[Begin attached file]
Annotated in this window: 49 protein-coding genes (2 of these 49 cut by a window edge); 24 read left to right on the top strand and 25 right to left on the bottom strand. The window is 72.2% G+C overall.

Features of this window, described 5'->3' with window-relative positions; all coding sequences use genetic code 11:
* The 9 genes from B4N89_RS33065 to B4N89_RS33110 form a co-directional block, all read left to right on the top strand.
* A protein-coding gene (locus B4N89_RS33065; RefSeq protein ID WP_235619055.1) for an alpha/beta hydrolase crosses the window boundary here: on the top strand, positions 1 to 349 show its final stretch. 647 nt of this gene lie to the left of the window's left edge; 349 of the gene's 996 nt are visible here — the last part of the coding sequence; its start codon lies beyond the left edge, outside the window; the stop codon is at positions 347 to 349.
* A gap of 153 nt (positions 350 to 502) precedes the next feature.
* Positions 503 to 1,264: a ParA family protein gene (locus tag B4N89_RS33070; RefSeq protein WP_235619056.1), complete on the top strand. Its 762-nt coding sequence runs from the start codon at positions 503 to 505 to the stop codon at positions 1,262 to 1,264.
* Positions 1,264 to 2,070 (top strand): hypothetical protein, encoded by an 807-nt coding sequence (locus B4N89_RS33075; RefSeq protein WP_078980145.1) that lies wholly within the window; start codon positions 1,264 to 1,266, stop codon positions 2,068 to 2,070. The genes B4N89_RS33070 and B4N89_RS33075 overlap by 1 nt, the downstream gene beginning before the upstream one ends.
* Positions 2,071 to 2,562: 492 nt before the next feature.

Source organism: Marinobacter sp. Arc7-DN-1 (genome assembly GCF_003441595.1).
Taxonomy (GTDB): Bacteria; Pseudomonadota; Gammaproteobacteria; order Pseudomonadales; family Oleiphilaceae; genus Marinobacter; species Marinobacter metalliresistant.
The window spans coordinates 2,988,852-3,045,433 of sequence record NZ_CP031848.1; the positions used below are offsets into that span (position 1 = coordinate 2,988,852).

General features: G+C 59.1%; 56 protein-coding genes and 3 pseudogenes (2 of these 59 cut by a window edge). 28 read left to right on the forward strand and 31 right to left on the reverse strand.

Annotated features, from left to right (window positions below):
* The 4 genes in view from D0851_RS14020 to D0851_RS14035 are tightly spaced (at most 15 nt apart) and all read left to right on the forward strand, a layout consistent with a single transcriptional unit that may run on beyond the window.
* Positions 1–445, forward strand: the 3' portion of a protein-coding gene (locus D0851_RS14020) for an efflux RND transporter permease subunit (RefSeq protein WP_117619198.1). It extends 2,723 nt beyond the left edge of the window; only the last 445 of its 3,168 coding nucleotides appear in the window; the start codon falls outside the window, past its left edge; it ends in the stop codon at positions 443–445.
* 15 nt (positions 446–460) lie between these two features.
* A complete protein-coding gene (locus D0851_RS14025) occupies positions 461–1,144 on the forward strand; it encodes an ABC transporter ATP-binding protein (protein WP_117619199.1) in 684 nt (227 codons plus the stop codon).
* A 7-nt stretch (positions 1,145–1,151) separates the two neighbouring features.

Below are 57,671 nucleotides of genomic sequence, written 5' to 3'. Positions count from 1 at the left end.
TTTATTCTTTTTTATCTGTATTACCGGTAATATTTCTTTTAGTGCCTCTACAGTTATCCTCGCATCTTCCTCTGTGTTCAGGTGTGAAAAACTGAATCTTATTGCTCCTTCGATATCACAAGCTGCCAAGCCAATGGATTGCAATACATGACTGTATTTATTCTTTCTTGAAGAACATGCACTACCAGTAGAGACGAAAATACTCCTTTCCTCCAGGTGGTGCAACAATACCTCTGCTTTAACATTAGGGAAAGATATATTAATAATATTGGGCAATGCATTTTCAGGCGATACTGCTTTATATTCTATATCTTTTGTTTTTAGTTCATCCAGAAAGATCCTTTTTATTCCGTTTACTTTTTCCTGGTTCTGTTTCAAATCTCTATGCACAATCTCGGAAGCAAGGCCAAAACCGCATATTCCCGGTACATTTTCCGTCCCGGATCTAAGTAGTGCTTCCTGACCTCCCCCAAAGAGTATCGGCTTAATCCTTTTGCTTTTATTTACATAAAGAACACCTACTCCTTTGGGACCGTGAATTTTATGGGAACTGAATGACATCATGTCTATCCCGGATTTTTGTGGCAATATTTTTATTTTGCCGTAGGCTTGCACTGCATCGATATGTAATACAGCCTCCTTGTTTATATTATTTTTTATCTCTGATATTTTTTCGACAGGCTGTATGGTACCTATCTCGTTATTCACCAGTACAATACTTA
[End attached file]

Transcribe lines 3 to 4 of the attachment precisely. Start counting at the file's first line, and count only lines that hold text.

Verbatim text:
* The 9 genes from B4N89_RS33065 to B4N89_RS33110 form a co-directional block, all read left to right on the top strand.
* A protein-coding gene (locus B4N89_RS33065; RefSeq protein ID WP_235619055.1) for an alpha/beta hydrolase crosses the window boundary here: on the top strand, positions 1 to 349 show its final stretch. 647 nt of this gene lie to the left of the window's left edge; 349 of the gene's 996 nt are visible here — the last part of the coding sequence; its start codon lies beyond the left edge, outside the window; the stop codon is at positions 347 to 349.